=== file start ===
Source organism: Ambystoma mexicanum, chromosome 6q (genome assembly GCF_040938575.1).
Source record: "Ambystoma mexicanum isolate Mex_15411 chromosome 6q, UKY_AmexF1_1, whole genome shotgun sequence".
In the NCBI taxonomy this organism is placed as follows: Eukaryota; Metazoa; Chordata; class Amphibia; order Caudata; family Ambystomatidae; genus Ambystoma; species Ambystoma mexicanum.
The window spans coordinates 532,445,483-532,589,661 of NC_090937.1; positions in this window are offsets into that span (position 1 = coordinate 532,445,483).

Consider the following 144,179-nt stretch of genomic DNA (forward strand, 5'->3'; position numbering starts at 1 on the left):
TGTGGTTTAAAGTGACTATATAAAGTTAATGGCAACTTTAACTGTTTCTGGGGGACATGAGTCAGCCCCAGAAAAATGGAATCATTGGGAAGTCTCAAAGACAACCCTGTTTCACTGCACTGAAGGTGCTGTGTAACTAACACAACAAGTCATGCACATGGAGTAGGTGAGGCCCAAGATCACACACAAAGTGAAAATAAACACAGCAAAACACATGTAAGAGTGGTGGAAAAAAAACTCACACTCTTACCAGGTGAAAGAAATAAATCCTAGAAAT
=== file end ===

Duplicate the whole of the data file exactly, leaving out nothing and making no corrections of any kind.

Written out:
Source organism: Ambystoma mexicanum, chromosome 6q (genome assembly GCF_040938575.1).
Source record: "Ambystoma mexicanum isolate Mex_15411 chromosome 6q, UKY_AmexF1_1, whole genome shotgun sequence".
In the NCBI taxonomy this organism is placed as follows: Eukaryota; Metazoa; Chordata; class Amphibia; order Caudata; family Ambystomatidae; genus Ambystoma; species Ambystoma mexicanum.
The window spans coordinates 532,445,483-532,589,661 of NC_090937.1; positions in this window are offsets into that span (position 1 = coordinate 532,445,483).

Consider the following 144,179-nt stretch of genomic DNA (forward strand, 5'->3'; position numbering starts at 1 on the left):
TGTGGTTTAAAGTGACTATATAAAGTTAATGGCAACTTTAACTGTTTCTGGGGGACATGAGTCAGCCCCAGAAAAATGGAATCATTGGGAAGTCTCAAAGACAACCCTGTTTCACTGCACTGAAGGTGCTGTGTAACTAACACAACAAGTCATGCACATGGAGTAGGTGAGGCCCAAGATCACACACAAAGTGAAAATAAACACAGCAAAACACATGTAAGAGTGGTGGAAAAAAAACTCACACTCTTACCAGGTGAAAGAAATAAATCCTAGAAAT